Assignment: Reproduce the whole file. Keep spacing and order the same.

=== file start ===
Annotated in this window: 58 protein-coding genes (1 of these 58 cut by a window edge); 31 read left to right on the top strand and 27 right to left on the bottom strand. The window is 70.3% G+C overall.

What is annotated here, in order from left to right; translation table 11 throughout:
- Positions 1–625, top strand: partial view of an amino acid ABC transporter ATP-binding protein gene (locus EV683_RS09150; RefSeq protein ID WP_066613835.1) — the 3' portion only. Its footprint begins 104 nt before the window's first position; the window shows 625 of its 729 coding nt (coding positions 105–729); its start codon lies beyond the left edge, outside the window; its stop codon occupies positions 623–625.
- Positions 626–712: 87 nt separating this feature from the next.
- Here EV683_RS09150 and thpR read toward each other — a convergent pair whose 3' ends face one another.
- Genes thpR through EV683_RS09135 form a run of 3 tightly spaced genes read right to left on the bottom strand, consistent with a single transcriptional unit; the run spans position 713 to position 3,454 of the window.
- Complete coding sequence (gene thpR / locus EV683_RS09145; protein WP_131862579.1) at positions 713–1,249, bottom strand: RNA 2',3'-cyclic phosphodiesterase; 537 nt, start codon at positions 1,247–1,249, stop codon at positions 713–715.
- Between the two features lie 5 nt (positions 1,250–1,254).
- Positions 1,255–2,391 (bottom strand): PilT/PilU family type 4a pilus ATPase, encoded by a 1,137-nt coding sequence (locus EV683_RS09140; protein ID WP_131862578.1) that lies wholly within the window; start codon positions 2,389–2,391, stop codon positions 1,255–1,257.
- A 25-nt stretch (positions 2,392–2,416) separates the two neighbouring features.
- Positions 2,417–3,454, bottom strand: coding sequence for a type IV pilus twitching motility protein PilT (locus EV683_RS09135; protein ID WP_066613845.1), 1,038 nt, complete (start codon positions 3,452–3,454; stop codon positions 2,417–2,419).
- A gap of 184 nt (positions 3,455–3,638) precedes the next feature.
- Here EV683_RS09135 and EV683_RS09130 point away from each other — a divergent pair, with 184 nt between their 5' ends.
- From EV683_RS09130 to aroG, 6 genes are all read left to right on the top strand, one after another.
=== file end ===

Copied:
Annotated in this window: 58 protein-coding genes (1 of these 58 cut by a window edge); 31 read left to right on the top strand and 27 right to left on the bottom strand. The window is 70.3% G+C overall.

What is annotated here, in order from left to right; translation table 11 throughout:
- Positions 1–625, top strand: partial view of an amino acid ABC transporter ATP-binding protein gene (locus EV683_RS09150; RefSeq protein ID WP_066613835.1) — the 3' portion only. Its footprint begins 104 nt before the window's first position; the window shows 625 of its 729 coding nt (coding positions 105–729); its start codon lies beyond the left edge, outside the window; its stop codon occupies positions 623–625.
- Positions 626–712: 87 nt separating this feature from the next.
- Here EV683_RS09150 and thpR read toward each other — a convergent pair whose 3' ends face one another.
- Genes thpR through EV683_RS09135 form a run of 3 tightly spaced genes read right to left on the bottom strand, consistent with a single transcriptional unit; the run spans position 713 to position 3,454 of the window.
- Complete coding sequence (gene thpR / locus EV683_RS09145; protein WP_131862579.1) at positions 713–1,249, bottom strand: RNA 2',3'-cyclic phosphodiesterase; 537 nt, start codon at positions 1,247–1,249, stop codon at positions 713–715.
- Between the two features lie 5 nt (positions 1,250–1,254).
- Positions 1,255–2,391 (bottom strand): PilT/PilU family type 4a pilus ATPase, encoded by a 1,137-nt coding sequence (locus EV683_RS09140; protein ID WP_131862578.1) that lies wholly within the window; start codon positions 2,389–2,391, stop codon positions 1,255–1,257.
- A 25-nt stretch (positions 2,392–2,416) separates the two neighbouring features.
- Positions 2,417–3,454, bottom strand: coding sequence for a type IV pilus twitching motility protein PilT (locus EV683_RS09135; protein ID WP_066613845.1), 1,038 nt, complete (start codon positions 3,452–3,454; stop codon positions 2,417–2,419).
- A gap of 184 nt (positions 3,455–3,638) precedes the next feature.
- Here EV683_RS09135 and EV683_RS09130 point away from each other — a divergent pair, with 184 nt between their 5' ends.
- From EV683_RS09130 to aroG, 6 genes are all read left to right on the top strand, one after another.